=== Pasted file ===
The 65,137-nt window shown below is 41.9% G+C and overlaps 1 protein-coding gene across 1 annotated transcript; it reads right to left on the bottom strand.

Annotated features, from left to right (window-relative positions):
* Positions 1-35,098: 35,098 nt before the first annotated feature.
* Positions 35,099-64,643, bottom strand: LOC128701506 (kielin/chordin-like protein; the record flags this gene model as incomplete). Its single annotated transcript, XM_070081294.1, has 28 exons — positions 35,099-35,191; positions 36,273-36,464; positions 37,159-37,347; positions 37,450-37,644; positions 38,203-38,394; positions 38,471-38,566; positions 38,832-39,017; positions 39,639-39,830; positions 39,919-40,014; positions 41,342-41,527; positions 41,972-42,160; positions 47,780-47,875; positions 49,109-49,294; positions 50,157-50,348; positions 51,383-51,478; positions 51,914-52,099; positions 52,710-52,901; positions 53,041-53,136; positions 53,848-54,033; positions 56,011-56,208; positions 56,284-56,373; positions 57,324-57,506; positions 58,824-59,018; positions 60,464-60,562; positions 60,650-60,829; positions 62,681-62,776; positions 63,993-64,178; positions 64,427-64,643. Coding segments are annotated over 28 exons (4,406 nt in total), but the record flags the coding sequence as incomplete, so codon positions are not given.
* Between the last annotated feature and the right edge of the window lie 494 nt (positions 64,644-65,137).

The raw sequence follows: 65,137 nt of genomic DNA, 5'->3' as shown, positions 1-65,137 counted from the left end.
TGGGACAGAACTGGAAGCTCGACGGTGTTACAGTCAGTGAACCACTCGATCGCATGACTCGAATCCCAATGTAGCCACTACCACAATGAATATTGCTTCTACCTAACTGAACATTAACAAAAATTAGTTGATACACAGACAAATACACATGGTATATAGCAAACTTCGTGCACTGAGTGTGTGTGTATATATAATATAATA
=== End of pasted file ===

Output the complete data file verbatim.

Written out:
The 65,137-nt window shown below is 41.9% G+C and overlaps 1 protein-coding gene across 1 annotated transcript; it reads right to left on the bottom strand.

Annotated features, from left to right (window-relative positions):
* Positions 1-35,098: 35,098 nt before the first annotated feature.
* Positions 35,099-64,643, bottom strand: LOC128701506 (kielin/chordin-like protein; the record flags this gene model as incomplete). Its single annotated transcript, XM_070081294.1, has 28 exons — positions 35,099-35,191; positions 36,273-36,464; positions 37,159-37,347; positions 37,450-37,644; positions 38,203-38,394; positions 38,471-38,566; positions 38,832-39,017; positions 39,639-39,830; positions 39,919-40,014; positions 41,342-41,527; positions 41,972-42,160; positions 47,780-47,875; positions 49,109-49,294; positions 50,157-50,348; positions 51,383-51,478; positions 51,914-52,099; positions 52,710-52,901; positions 53,041-53,136; positions 53,848-54,033; positions 56,011-56,208; positions 56,284-56,373; positions 57,324-57,506; positions 58,824-59,018; positions 60,464-60,562; positions 60,650-60,829; positions 62,681-62,776; positions 63,993-64,178; positions 64,427-64,643. Coding segments are annotated over 28 exons (4,406 nt in total), but the record flags the coding sequence as incomplete, so codon positions are not given.
* Between the last annotated feature and the right edge of the window lie 494 nt (positions 64,644-65,137).

The raw sequence follows: 65,137 nt of genomic DNA, 5'->3' as shown, positions 1-65,137 counted from the left end.
TGGGACAGAACTGGAAGCTCGACGGTGTTACAGTCAGTGAACCACTCGATCGCATGACTCGAATCCCAATGTAGCCACTACCACAATGAATATTGCTTCTACCTAACTGAACATTAACAAAAATTAGTTGATACACAGACAAATACACATGGTATATAGCAAACTTCGTGCACTGAGTGTGTGTGTATATATAATATAATA